One way to extend the time you have blooms is to cut your peonies in the bud stage and refrigerate them, then take them out whenever you want a bouquet! That won’t help the bloom time in your garden, of course, but you can continue to enjoy their beauty and fragrance for weeks.
To store them in the refrigerator, cut them when the buds are starting to show color and are soft. Strip the leaves off the stem and wrap them completely in clear plastic wrap and seal both ends. Lay them flat in the refrigerator. They can be kept in the refrigerator for up to three months.
When you’re ready for a bouquet, cut off the stem end and place it in lukewarm water in a cool place until it’s rehydrated. Their vase life is about one week.
Do Peonies Bloom All Summer Long?
Unfortunately, no, peonies don’t bloom all summer long. Intersectional varieties bloom after the herbaceous varieties and the bloom time can extend for up to three weeks since their buds don’t all open at the same time. If you want to have peonies in bloom all summer, you will need to plant varieties that come into bloom at different times.
Do Peonies Bloom in Their First Year?
Most sources say peonies don’t bloom the first year after planting. It usually takes two or up to three years before they bloom when planted in the fall, longer if planted in the spring.
However, in their book “American Horticultural Society Northeast SmartGarden Regional Guide,” published in 2003, authors Rita Pelczar and Trevor Cole say, “Planted with the crown buds 1-3 in (2.5-8 cm) below soil level, they should bloom the following year.”
When Do Peonies Bloom in Different Parts of The Country?
Here’s an idea of when peonies bloom in different parts of the country:
- California – tree peonies bloom from late February to early or mid-March; herbaceous varieties mid-May to early June; intersectionals bloom in early May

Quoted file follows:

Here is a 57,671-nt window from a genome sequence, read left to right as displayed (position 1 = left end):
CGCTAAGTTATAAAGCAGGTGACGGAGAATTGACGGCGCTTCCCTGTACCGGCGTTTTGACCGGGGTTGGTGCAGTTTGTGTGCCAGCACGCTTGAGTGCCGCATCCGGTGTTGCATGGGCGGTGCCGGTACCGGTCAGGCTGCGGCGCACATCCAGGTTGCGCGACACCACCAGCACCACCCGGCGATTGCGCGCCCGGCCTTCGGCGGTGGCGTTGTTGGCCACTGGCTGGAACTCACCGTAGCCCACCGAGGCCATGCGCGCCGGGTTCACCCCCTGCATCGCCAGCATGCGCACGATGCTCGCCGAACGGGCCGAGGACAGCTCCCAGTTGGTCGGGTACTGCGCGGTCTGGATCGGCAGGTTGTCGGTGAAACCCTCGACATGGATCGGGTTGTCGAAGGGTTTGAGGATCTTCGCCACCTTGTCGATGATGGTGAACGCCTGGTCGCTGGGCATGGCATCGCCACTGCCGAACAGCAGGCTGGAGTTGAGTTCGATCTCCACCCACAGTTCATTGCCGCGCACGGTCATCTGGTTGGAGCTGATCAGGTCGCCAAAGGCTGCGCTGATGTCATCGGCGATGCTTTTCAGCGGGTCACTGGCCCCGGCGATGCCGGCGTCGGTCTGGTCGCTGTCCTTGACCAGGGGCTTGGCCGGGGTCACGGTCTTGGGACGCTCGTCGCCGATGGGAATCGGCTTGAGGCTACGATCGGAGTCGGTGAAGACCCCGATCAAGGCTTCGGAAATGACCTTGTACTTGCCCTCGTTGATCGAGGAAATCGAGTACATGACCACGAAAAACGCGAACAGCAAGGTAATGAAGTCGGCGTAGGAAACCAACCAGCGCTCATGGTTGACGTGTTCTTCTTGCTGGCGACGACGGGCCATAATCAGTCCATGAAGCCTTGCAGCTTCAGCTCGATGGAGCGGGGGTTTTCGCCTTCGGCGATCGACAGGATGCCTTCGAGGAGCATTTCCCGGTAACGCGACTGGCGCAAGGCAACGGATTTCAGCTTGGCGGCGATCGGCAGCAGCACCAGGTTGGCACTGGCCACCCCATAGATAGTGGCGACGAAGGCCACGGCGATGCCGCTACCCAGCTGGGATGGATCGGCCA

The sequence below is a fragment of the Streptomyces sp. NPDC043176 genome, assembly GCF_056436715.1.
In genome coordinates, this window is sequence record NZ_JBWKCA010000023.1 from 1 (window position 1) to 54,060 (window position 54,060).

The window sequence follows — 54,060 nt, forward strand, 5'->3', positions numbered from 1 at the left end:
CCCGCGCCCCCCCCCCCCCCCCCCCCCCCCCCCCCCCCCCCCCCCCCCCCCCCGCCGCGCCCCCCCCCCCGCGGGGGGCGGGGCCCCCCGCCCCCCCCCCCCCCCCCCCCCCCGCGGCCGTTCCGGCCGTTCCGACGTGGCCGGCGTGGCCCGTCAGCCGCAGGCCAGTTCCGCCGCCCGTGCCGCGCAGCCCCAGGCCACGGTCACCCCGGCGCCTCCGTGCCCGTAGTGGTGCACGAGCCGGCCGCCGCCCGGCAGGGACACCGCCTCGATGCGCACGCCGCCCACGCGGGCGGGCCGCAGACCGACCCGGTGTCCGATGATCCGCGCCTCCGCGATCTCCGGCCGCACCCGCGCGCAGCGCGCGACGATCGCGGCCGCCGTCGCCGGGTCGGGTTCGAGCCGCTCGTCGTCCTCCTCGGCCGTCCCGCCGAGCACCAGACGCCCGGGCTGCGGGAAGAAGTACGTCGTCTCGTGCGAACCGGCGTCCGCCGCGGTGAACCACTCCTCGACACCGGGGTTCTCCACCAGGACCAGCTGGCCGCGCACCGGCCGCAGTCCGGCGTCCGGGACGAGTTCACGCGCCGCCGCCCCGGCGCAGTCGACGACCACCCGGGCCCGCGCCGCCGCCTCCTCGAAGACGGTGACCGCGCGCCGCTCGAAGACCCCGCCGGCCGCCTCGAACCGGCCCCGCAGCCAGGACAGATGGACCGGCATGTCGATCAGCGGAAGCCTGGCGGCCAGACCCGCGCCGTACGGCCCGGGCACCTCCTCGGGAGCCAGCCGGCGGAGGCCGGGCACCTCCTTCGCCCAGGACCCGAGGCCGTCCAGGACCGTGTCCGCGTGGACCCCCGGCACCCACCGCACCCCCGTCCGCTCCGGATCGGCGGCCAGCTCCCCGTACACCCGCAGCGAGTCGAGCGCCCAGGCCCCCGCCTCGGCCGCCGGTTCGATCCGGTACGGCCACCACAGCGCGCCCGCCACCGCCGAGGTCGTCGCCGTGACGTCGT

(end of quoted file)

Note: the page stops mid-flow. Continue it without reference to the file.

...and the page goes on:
- Texas – tree peonies bloom from early February to late March; herbaceous varieties begin to bloom around April 1st
- Michigan – herbaceous peonies bloom late May to mid-June; tree peonies bloom in late April to early May
- Massachusetts – mid-May through June
Peonies need a winter chill to bloom and it’s best if the daily temperature is below 40 degrees Fahrenheit for at least six weeks.
In zones 8 and 9, plant only early and midseason varieties of herbaceous peonies as it will be too hot for the late bloomers by the time they’re ready to bloom. Tree peonies do better than herbaceous varieties in hotter areas.
What About Ants?
You may have heard – or seen – that peonies can attract ants once they begin to bloom. This is true! But that’s a good thing. The ants are attracted to the nectar and in their attempts to get at it, they help the buds to open. So essentially, they’re helping you have the blooms you want!
Not only that, but they keep harmful bugs away. So ants are your friends when it comes to your peony blooms.
Peonies in Your Garden
Peonies bloom early to begin the spring and summer flowering season, they can last for more than 100 years (longer than the gardener!), and they don’t like to be moved, so they make a good foundation for your garden plan. They’ll reward you well with many years of fragrant beauty.